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Biotechnol Biofuels. 2016 Jan 4;9:1. doi: 10.1186/s13068-015-0423-8. eCollection 2016.

Techno-economic evaluation of integrated first- and second-generation ethanol production from grain and straw.

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1
Department of Chemical Engineering, Lund University, P.O. Box 124, 22100 Lund, Sweden.

Abstract

BACKGROUND:

Integration of first- and second-generation ethanol production can facilitate the introduction of second-generation lignocellulosic ethanol production. Consolidation of the second-generation with the first-generation process can potentially reduce the downstream processing cost for the second-generation process as well as providing the first-generation process with energy. This study presents novel experimental results from integrated first- and second-generation ethanol production from grain and wheat straw in a process development unit. The results were used in techno-economic evaluations to investigate the feasibility of the plant, in which the main co-products were distiller's dried grains with solubles and biogas.

RESULTS:

An overall glucose to ethanol yield, of 81 % of the theoretical, based on glucose available in the raw material, was achieved in the experiments. A positive net present value was found for all the base case scenarios and the minimal ethanol selling price varied between 0.45 and 0.53 EUR/L ethanol. The revenue increased with combined xylose and glucose fermentation and biogas upgrading to vehicle fuel quality. A decrease in the biogas yield from 80 to 60 % also largely affects the net present value. The energy efficiency for the energy content in products available for sale compared with the incoming energy content varied from 74 to 80 %.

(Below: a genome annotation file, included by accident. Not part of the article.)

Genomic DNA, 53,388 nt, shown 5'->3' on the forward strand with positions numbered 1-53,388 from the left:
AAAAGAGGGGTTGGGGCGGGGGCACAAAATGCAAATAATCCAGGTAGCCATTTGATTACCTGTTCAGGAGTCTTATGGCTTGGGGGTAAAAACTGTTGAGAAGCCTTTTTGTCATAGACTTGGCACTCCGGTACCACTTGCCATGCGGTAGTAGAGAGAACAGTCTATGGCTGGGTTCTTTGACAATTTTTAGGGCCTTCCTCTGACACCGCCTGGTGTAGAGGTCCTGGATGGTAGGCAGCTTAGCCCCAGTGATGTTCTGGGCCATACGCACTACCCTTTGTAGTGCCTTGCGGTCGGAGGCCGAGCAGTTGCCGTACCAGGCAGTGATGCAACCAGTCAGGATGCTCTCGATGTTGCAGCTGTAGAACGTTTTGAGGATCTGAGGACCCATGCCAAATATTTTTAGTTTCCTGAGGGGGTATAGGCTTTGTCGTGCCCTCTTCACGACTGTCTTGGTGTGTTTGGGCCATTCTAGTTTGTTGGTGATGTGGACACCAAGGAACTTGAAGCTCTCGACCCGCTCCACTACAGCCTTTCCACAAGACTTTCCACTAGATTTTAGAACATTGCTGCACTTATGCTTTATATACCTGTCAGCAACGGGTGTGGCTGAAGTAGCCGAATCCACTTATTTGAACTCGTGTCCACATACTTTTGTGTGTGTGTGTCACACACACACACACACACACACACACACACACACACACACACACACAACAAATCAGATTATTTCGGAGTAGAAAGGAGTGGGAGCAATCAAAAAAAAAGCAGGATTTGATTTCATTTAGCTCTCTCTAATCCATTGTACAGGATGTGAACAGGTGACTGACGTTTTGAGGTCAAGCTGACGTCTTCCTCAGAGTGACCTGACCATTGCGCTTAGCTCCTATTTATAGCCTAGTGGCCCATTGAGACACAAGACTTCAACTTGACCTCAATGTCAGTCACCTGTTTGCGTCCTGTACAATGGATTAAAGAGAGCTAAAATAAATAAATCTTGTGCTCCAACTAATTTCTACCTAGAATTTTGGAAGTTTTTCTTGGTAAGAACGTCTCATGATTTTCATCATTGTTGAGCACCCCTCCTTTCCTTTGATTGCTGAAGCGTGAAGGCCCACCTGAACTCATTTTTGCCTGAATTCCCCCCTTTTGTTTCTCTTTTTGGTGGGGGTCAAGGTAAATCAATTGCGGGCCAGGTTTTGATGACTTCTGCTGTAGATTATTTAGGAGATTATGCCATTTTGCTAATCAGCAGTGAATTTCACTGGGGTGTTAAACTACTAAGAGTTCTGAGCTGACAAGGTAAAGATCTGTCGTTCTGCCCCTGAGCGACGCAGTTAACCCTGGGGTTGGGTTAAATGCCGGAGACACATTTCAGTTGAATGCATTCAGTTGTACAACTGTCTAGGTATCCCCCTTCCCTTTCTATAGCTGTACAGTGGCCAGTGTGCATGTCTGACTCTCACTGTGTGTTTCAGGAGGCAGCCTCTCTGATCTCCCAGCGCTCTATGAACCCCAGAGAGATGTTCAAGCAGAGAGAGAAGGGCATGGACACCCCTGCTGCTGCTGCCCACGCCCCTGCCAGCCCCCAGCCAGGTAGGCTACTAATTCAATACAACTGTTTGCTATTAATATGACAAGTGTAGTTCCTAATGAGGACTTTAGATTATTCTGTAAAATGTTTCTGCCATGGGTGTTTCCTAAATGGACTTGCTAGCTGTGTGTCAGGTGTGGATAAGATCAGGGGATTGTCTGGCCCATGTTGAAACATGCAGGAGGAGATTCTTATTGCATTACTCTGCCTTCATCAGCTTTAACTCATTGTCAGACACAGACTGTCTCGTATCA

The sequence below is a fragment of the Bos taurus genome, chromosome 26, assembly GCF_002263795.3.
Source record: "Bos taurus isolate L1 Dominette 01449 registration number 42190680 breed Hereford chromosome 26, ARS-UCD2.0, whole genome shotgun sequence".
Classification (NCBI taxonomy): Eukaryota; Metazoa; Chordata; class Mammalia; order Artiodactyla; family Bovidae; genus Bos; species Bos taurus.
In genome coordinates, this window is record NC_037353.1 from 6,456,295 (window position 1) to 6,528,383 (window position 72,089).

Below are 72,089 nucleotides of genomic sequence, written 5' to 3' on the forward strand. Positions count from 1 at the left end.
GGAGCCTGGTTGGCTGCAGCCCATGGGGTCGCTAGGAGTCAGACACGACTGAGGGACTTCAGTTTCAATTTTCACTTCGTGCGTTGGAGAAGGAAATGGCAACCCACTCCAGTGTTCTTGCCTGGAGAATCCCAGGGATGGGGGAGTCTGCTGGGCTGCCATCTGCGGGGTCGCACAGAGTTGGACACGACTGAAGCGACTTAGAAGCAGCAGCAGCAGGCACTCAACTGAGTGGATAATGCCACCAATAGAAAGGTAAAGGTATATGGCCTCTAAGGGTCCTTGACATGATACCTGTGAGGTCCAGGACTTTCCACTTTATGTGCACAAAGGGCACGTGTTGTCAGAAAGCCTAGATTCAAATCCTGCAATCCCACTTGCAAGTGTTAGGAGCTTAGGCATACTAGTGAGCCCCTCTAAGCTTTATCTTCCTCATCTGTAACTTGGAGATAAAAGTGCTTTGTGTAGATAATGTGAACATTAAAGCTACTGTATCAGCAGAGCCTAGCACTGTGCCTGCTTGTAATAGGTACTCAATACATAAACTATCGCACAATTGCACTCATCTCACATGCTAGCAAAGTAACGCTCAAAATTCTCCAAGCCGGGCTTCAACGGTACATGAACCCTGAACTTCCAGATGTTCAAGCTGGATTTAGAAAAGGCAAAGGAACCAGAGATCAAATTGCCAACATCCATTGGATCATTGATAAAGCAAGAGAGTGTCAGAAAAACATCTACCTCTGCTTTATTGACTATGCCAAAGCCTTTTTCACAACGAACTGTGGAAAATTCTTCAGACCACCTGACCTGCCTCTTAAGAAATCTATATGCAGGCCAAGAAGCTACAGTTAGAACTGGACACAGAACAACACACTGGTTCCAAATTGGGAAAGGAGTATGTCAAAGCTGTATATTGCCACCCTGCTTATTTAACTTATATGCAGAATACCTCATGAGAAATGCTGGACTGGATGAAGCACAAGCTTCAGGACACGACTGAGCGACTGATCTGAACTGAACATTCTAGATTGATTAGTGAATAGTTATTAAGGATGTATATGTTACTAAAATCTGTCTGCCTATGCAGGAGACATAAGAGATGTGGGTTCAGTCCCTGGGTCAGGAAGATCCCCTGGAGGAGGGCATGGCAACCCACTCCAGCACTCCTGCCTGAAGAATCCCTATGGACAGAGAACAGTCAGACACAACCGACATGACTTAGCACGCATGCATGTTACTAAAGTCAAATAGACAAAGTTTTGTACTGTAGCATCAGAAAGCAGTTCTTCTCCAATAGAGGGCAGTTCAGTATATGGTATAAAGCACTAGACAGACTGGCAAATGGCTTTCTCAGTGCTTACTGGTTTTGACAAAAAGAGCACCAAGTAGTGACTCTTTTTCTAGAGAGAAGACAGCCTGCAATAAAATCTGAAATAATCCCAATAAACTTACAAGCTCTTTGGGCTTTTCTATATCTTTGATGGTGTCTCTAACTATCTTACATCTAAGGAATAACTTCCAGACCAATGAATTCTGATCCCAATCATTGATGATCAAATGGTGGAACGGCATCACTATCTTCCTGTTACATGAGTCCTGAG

CONCLUSIONS:

One of the two main configurations can be chosen when designing an integrated first- and second-generation ethanol production plant from grain and straw: that producing biogas or that producing distiller's dried grains with solubles from the xylose sugars. The choice depends mainly on the local market and prices for distiller's dried grains with solubles and biogas, since the prices for both co-products have fluctuated a great deal in recent years. In the current study, however, distiller's dried grains with solubles were found to be a more promising co-product than biogas, if the biogas was not upgraded to vehicle fuel quality. It was also concluded that additional experimental data from biogas production using first- and second-generation substrates are required to obtain improved economic evaluations.

KEYWORDS:

Biogas; Biorefinery; DDGS; Ethanol; First- and second-generation; Grain; Simulations; Straw; Techno-economic; Wheat

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